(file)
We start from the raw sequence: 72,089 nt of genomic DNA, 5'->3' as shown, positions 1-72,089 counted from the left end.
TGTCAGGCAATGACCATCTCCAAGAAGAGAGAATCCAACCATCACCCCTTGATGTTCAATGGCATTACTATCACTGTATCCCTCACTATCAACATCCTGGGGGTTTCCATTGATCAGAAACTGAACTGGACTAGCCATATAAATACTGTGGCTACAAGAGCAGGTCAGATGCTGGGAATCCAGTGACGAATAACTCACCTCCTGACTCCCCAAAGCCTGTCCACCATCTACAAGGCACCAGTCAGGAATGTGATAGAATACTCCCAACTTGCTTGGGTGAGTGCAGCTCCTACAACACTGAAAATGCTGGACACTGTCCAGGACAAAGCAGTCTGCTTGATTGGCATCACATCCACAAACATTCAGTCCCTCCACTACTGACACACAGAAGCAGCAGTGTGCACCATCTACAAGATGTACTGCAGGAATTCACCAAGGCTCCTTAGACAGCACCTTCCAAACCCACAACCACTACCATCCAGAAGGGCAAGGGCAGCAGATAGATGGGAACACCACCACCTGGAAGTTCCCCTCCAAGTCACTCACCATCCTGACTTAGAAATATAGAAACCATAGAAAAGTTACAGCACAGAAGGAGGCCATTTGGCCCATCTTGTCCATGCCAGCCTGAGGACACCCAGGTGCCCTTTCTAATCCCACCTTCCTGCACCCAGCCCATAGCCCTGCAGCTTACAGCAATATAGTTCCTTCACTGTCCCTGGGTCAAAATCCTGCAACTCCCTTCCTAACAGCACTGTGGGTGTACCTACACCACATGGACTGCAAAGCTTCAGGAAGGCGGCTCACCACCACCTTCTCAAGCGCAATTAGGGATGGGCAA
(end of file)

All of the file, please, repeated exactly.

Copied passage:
We start from the raw sequence: 72,089 nt of genomic DNA, 5'->3' as shown, positions 1-72,089 counted from the left end.
TGTCAGGCAATGACCATCTCCAAGAAGAGAGAATCCAACCATCACCCCTTGATGTTCAATGGCATTACTATCACTGTATCCCTCACTATCAACATCCTGGGGGTTTCCATTGATCAGAAACTGAACTGGACTAGCCATATAAATACTGTGGCTACAAGAGCAGGTCAGATGCTGGGAATCCAGTGACGAATAACTCACCTCCTGACTCCCCAAAGCCTGTCCACCATCTACAAGGCACCAGTCAGGAATGTGATAGAATACTCCCAACTTGCTTGGGTGAGTGCAGCTCCTACAACACTGAAAATGCTGGACACTGTCCAGGACAAAGCAGTCTGCTTGATTGGCATCACATCCACAAACATTCAGTCCCTCCACTACTGACACACAGAAGCAGCAGTGTGCACCATCTACAAGATGTACTGCAGGAATTCACCAAGGCTCCTTAGACAGCACCTTCCAAACCCACAACCACTACCATCCAGAAGGGCAAGGGCAGCAGATAGATGGGAACACCACCACCTGGAAGTTCCCCTCCAAGTCACTCACCATCCTGACTTAGAAATATAGAAACCATAGAAAAGTTACAGCACAGAAGGAGGCCATTTGGCCCATCTTGTCCATGCCAGCCTGAGGACACCCAGGTGCCCTTTCTAATCCCACCTTCCTGCACCCAGCCCATAGCCCTGCAGCTTACAGCAATATAGTTCCTTCACTGTCCCTGGGTCAAAATCCTGCAACTCCCTTCCTAACAGCACTGTGGGTGTACCTACACCACATGGACTGCAAAGCTTCAGGAAGGCGGCTCACCACCACCTTCTCAAGCGCAATTAGGGATGGGCAA